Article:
The Jackson Laboratory for Genomic Medicine, USA
Preeti Bais is an associate scientist at the computational sciences group at the Jackson Lab new research institute at University of Connecticut - JAX Genomics Medicine (JGM). It is an independent, nonprofit organization focusing on mammalian genetics research to advance human health. Preeti holds a PhD in bioinformatics and computational biology. She is interested in applying metabolomics for the functional genomics analysis; human embryonic (hES) and induced pluripotent stem (IPS) cells based assays for drug toxicity screening, and cancer drug efficacy testing using orthotropic mouse models of cancer.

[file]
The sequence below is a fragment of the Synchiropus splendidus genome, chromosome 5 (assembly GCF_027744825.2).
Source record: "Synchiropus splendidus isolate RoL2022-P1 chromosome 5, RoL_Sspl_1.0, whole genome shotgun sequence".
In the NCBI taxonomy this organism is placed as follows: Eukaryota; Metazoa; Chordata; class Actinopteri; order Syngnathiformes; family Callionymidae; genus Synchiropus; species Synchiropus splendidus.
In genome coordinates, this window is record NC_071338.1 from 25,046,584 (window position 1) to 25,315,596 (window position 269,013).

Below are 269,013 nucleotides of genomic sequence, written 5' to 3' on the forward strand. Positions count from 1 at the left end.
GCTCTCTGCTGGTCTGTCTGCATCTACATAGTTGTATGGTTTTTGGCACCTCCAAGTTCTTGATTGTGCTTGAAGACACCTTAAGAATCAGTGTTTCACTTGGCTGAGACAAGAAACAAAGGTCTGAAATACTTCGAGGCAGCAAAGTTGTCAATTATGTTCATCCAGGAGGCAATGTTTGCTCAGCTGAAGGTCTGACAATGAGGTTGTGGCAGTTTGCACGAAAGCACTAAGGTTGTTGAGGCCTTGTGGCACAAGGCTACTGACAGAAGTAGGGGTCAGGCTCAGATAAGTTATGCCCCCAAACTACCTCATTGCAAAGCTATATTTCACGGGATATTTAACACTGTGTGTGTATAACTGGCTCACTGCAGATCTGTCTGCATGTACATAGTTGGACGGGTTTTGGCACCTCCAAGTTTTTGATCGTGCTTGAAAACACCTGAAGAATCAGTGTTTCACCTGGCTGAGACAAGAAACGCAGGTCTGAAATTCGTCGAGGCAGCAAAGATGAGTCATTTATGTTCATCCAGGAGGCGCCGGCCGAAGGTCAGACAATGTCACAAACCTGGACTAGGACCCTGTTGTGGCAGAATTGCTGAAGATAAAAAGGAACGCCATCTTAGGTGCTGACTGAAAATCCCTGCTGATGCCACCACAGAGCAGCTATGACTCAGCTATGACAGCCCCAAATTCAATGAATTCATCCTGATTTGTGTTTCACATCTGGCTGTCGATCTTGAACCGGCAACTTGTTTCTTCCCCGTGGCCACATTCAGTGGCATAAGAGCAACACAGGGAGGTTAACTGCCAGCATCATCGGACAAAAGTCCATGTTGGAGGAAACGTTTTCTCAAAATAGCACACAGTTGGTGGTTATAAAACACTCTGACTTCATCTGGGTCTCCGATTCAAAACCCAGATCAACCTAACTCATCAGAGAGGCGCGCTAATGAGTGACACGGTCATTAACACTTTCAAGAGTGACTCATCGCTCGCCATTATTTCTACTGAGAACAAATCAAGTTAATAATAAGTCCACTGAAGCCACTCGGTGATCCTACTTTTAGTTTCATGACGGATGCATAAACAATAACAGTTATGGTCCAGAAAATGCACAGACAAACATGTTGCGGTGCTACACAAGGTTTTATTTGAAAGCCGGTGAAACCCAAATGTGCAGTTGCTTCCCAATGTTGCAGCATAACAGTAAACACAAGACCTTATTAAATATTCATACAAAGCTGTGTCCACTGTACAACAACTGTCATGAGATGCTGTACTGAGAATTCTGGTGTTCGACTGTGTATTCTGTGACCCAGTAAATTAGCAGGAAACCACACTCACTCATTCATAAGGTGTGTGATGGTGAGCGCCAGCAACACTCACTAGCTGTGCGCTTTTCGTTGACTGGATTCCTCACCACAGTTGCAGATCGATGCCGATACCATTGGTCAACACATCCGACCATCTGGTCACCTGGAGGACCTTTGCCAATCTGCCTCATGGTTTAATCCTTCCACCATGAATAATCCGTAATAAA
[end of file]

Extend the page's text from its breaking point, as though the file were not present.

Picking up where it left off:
Metabolomics is a newer omics technology that can help in generating a more comprehensive view of a biological system when combined with the genomic, transcriptomic and proteomic technologies. However, the bioinformatics infrastructure to analyze and interpret metabolomics data still faces many barriers. For example, there is lack of standardization in nomenclature for metabolites, limited availability of dedicated experiment databases and the lack of metadata reporting standards hamper the reproducibility and sharing of data across researchers, and finally there are very limited automated data analysis pipelines that the researchers can use to incorporate metabolomics data into their research. We present a web based database and automated data analysis pipeline mMAP that addresses these issues for mass spectrometry based metabolomics experiments in mice. mMAP provides metabolomics data and the metadata along with web based automated tools that use many univariate and multivariate data analysis algorithms to generate both tabular and graphical outputs. The portal is linked with other external databases like KEGG, PubMed, LipidMaps, MouseCyc, etc. so a user can make biological interpretation and integrate the metabolomics data with other omics data by generating a list of genes and proteins associated with metabolic pathways of interest. This external database links can also be used to retrieve the Gene Ontology (GO) and Mammalian Phenotype annotations for these genes along with curated disease associations between mouse genes and their human orthologs based on data from the On-Line Mendelian Inheritance in Man (OMIM).
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